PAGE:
Congressional District # 9
TRI-STATE PLATINGEPA ID# IND006038764
Last Updated: August, 2010
For approximately 35 years prior to 1981, the Tri-State Plating facility located in Columbus, Bartholomew County, Indiana, was used by Hull Industries and Quality Plating Service Company. The site covers approximately 1.5 acres. In 1981, Tri-State Plating purchased the facility and begun electroplating operations. Contamination problems first were detected at the facility in 1983 when the Bartholomew County Health Department and the Indiana State Board of Health (ISBH) inspected the site and found that soils contained high concentrations of cyanide and heavy metals. Later in 1983, elevated levels of chromium were found in water from a nearby well. In 1984, after finding that Tri-State Plating was discharging contaminated wastewater, the city of Columbus instructed the company to install a treatment system to control the contamination in the wastewater discharged to the city's sewer system. Later in 1984, when a treatment system had not been installed, the city blocked off the sewers leading from the Tri-State Plating facility and shut off the company's water supply. Tri-State Plating discontinued operations in 1984.
The nearest residence is adjacent to the site's boundary and approximately 2,000 people live near the site. The city of Columbus now has a population of about 40,000 people, some of whom are served by a well field located near the site.
Site ResponsibilityThis site was addressed using federal funds.
Threats and ContaminantsThe ground water was contaminated with chromium. The soil was contaminated with heavy metals, which included cadmium, chromium, copper, lead, nickel, and arsenic. The ground water posed an unacceptable risk if individuals were exposed via ingestion and/or direct contact. There was the potential that Haw Creek could become contaminated by the hazardous materials present at the site.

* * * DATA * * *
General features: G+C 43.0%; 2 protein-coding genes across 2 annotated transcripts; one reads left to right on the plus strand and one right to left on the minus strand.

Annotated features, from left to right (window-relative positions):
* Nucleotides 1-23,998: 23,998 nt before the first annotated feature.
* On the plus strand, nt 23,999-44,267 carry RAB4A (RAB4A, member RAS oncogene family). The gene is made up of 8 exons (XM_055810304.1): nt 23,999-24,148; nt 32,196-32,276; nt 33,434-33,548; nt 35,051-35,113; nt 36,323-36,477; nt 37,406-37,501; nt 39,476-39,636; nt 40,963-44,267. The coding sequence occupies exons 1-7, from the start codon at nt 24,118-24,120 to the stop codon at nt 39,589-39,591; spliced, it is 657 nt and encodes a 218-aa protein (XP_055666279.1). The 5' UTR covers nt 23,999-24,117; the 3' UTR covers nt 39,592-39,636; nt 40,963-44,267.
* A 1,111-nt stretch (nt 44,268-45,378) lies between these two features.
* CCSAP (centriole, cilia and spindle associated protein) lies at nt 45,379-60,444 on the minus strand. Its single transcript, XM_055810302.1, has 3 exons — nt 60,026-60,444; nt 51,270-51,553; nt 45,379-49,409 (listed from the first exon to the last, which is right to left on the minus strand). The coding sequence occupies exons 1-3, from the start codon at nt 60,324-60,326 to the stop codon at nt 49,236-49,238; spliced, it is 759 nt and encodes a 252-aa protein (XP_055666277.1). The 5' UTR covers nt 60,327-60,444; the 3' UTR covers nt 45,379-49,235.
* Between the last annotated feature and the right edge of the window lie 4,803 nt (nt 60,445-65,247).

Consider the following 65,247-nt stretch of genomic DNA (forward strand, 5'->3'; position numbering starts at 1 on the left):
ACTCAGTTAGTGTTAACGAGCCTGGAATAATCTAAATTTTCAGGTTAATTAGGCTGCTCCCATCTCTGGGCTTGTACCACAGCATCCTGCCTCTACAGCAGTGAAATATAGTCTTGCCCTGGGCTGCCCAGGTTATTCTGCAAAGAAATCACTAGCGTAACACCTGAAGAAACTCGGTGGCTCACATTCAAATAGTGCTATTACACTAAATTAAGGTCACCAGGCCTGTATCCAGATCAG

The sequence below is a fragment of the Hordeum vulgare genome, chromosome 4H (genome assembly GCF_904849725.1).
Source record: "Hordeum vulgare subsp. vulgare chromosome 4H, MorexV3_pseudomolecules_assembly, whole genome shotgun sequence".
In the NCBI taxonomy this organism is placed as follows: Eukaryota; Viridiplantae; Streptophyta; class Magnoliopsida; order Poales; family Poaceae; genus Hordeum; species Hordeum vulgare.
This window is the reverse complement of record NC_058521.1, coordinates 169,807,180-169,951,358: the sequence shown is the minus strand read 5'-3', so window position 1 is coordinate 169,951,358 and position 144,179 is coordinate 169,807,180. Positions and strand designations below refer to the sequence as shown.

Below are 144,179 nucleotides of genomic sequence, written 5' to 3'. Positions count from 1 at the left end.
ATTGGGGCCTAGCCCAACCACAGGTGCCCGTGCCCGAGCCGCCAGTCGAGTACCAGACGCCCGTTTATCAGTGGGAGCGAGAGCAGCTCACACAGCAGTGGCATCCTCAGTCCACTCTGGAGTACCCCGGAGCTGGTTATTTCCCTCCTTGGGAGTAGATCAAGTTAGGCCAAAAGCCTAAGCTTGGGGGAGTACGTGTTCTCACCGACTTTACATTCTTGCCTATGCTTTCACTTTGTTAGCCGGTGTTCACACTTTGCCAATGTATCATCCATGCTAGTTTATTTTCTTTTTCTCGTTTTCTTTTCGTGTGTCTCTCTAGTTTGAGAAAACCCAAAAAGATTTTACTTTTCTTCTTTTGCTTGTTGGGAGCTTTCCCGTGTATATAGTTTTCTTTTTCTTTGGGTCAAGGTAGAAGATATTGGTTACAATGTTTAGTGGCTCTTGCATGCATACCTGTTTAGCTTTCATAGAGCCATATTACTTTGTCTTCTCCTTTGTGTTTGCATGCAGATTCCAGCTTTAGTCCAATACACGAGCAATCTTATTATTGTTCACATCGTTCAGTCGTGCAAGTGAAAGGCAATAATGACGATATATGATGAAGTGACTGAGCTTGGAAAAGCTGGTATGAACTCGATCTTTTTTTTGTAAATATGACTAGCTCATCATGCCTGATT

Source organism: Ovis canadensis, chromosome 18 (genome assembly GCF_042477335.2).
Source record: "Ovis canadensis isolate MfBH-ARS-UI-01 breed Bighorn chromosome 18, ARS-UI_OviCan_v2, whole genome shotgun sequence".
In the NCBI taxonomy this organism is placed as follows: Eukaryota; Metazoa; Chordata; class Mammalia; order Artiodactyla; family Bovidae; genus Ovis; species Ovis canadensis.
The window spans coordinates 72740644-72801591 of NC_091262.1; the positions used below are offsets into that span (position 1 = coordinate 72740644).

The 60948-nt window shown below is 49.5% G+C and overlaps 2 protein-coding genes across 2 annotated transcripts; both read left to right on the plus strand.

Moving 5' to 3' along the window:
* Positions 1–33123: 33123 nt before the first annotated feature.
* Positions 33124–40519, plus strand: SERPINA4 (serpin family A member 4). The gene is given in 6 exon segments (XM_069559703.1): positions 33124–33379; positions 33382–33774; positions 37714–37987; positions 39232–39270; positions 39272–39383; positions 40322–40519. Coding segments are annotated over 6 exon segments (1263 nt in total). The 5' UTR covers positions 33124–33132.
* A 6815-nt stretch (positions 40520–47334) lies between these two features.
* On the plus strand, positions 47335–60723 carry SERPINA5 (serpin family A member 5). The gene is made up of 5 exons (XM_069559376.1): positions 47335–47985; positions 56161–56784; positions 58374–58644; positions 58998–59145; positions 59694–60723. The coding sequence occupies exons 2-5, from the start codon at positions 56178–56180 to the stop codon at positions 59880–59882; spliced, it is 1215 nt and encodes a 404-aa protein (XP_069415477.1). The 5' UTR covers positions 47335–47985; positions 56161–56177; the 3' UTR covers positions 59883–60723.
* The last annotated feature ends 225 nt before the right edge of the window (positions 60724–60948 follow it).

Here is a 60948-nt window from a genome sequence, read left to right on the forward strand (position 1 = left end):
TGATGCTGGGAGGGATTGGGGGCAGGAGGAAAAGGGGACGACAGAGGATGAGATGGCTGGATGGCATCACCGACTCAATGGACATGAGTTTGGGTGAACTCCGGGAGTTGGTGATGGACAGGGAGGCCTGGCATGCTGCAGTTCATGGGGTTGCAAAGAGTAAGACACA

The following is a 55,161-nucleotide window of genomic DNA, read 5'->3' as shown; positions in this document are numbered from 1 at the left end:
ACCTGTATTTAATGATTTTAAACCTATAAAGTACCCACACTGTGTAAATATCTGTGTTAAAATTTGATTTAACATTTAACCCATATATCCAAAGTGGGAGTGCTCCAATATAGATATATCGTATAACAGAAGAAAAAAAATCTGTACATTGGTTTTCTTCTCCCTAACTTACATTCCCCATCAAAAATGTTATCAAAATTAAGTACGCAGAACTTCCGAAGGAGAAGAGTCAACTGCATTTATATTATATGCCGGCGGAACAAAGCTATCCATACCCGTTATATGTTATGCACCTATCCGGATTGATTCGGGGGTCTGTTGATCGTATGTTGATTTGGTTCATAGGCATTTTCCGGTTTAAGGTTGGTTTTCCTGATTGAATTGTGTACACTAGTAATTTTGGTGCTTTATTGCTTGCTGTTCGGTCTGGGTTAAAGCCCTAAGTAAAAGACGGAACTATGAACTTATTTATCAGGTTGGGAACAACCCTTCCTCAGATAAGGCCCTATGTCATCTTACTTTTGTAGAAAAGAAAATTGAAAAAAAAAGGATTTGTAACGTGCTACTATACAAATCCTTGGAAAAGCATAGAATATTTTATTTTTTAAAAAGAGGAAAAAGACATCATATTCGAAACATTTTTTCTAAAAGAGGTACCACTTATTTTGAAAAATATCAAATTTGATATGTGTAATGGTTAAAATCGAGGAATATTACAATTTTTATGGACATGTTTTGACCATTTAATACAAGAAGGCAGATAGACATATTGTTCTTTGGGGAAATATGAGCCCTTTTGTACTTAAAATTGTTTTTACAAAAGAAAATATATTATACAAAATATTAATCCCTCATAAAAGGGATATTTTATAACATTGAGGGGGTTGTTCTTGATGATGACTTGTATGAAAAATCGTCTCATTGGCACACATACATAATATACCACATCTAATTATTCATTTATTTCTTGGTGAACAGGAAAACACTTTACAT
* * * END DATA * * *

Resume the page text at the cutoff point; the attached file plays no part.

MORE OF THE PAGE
Cleanup ProgressOn June 5, 1987, a fence was constructed by the United States Environmental Protection Agency (EPA) to prevent site access; and, on August 26 and 27, 1987, 20 drums containing inorganic materials were removed and disposed of at a permitted hazardous waste disposal facility. On September 24, 1987, EPA removed and disposed of seven more drums and collected seven samples of building material that included ceiling bricks and floor materials. In the fall of 1987, EPA performed a limited soil removal action, which included decontamination of the building located on-site.
An expedited response action (ERA) was conducted in 1989. During the ERA contaminated soil was excavated. All on-site structures were decontaminated and demolished. The soil, building debris, and asbestos containing materials found during the course of the cleanup were sent to either state- or federally-regulated landfills. The excavated area was backfilled with clean soil, the fence was removed, and the site was regraded and revegetated.
The selected site cleanup remedy was documented in a Record of Decision (ROD) signed on March 30, 1990. The remedy for the facility was to extract and treat the contaminated ground water using the existing on-site extraction wells. A Superfund Site Interim Close Out Report was signed on June 10, 1992 that signaled that site construction had been completed. The ground water remediation goals were met in 1995 and all cleanup activities were completed in the spring of 1997. This site was deleted from the National Priorities List on July 14, 1997.
Property ReuseThe site is currently available for unlimited use and unlimited access.
ContactsRemedial Project Manager, U.S. EPA
bernard schorle (email@example.com)
Community Involvement Coordinator, U.S. EPA